Delay In Paying Claim In Texas

Someone in Dallas, Fort Worth, Grand Prairie, Arlington, Mansfield, Mesquite, Garland, Plano, Weatherford, or anywhere else in Texas, may experience a delay in being paid when making a claim against their insurance company. Is that ok? The answer is no, according to the Texas Prompt Payment of Claims Act.
The Texas Supreme Court decided a case in 2004, wherein the topic had to do with how the Texas Prompt Payment of Claims Act impacted the decision in the case. The style of the case is, Republic Underwriters Insurance Company v. Mex-Tex, Inc. The court phrased the issue this way: We must decide whether the commercial property insurer in this case breached its policy obligation to replace a damaged roof with one of “like kind and quality”, and if so, whether the insurer’s tender of partial payment of the claim avoided, on that amount, the 18% per annum delay penalty imposed by the Prompt Payment of Claims Act of the Texas Insurance Code.
Following a May 25, 1999 hail storm in Amarillo declared by the Texas Department of Insurance to be a weather-related “catastrophe for the purposes of claims processing”, Mex-Tex, Inc. notified its property insurer, Republic Underwriters Insurance Co., of damage to the roof of Signature Mall, a retail shopping center that Mex-Tex owned. Mex-Tex claimed that the roof had been destroyed and should be replaced. Republic immediately investigated the claim but disputed the amount of damage attibutable to hail.
While Republic was investigating the claim, Mex-Tex retained a contractor and replaced the roof at a cost of $179,000 with one of the same kind, but which would be fixed to the building mechanically rather than by ballast as the old roof had been. Republic’s first response was to offer what it believed was the cost to repair the minimal hail damage, $22,000, as what it termed “partial payment” of Mex-Tex’s claim, but when Mex-Tex rejected that offer, Republic sent Mex-Tex a check on August 20, 1999, including $145,460, an amount representing what Republic’s engineer had determined was the cost of replacing the mall’s roof with an identical one, attached by ballast.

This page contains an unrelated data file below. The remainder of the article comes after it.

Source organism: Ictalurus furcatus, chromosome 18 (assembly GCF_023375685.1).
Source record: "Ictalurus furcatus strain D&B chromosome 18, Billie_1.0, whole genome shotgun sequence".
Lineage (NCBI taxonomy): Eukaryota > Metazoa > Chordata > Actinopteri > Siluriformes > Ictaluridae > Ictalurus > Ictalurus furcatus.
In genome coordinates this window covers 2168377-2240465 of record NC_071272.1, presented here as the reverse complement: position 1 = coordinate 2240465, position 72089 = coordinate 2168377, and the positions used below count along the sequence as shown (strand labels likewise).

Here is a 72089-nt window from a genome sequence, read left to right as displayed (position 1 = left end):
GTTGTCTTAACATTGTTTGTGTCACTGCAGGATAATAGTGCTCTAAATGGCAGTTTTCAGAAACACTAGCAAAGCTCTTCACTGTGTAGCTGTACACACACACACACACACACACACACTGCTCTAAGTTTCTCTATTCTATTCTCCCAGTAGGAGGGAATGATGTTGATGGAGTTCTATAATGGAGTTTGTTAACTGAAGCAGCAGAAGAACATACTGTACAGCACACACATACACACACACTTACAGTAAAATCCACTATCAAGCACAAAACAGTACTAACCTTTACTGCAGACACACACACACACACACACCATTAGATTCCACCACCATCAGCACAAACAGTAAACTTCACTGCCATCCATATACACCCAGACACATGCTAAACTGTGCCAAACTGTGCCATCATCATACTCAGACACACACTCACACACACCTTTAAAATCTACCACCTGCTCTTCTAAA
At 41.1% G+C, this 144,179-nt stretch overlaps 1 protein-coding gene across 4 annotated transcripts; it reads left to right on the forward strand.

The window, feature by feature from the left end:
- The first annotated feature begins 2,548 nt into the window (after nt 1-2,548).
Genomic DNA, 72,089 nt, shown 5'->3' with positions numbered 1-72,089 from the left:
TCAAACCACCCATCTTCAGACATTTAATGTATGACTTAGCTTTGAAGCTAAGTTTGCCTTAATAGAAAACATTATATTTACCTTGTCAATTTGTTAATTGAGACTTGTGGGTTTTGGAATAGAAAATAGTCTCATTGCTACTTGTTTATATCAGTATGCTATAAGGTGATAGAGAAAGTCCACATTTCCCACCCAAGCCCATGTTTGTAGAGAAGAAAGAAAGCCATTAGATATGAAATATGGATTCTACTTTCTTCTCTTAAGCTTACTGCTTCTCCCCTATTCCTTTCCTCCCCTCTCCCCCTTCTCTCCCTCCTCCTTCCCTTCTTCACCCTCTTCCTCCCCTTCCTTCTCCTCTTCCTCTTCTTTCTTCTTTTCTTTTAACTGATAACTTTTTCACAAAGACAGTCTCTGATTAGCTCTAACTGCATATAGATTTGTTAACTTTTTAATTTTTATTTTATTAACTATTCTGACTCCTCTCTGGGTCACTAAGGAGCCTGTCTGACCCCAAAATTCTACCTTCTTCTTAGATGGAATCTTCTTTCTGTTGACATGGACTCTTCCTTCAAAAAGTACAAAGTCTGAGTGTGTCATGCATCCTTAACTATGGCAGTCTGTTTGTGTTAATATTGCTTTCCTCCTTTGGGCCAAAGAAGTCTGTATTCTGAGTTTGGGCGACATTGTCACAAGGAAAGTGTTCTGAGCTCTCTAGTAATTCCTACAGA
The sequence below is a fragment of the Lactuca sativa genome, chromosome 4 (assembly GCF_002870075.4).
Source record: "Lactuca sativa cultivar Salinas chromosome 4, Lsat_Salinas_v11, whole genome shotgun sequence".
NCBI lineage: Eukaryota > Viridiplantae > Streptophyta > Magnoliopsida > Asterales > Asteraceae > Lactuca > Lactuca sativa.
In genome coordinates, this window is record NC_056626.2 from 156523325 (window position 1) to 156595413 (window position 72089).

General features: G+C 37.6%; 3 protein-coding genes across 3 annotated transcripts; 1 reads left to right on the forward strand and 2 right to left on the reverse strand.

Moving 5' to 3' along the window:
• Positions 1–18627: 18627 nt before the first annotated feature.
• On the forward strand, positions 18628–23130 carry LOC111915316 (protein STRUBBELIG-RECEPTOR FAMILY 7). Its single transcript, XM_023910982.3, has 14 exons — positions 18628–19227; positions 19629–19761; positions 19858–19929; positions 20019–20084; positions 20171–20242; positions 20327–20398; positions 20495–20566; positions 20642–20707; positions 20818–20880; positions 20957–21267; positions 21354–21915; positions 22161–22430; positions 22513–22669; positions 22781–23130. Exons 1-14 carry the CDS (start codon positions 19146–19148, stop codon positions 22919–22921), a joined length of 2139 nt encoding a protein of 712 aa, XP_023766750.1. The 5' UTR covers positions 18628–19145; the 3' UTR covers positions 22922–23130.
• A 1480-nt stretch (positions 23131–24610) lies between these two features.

Offers and checks went back and forth with the case ultimately being decided by a Judge who awarded Mex-Tex the $179,000 plus 18% per annum from November 4, 1999, the date the court determined that Republic should have tendered that amount, which was 75 days after it tendered $145,460, to the date Mex-Tex accepted that partial payment almost a year later, and thereafter on the $33,540 difference until judgment.
The Texas Supreme Court then discussed it’s analysis of the correct dollar amount at issue, and after having decided that and the appropriate date those dollar amounts were applicable, then set out to determine when the 18% penalty applied and on what amount of money it applied.
Under the Texas Prompt Payment of Claims Act, Texas Insurance Code, Section 542.058 states:
(a) Except as otherwise provided, if an insurer, after receiving all items, statements, and forms reasonable requested and required under Section 542.055, delays payment of the claim for a period exceeding the period specified by other applicable statutes or, if other statutes do not specify a period, for more than 60 days, the insurer shall pay damages and other items as provided by Section 542.060.
Section 542.060 says:
(a) If an insurer that is liable for a claim under an insurance policy is not in compliance with this sub-chapter, the insurer is liable to pay the holder of the policy or the beneficiary making the claim under the policy, in addition to the amount of the claim, interest on the amount of the claim at the rate of 18 percent a year as damages, together with reasonable attorney’s fees.
A reading of this case gives some insight into how the Texas Supreme Court looks at these cases involving interpretation of the Prompt Payment of Claims Act. However, the best thing to do is to consult with an experienced Insurance Law Attorney.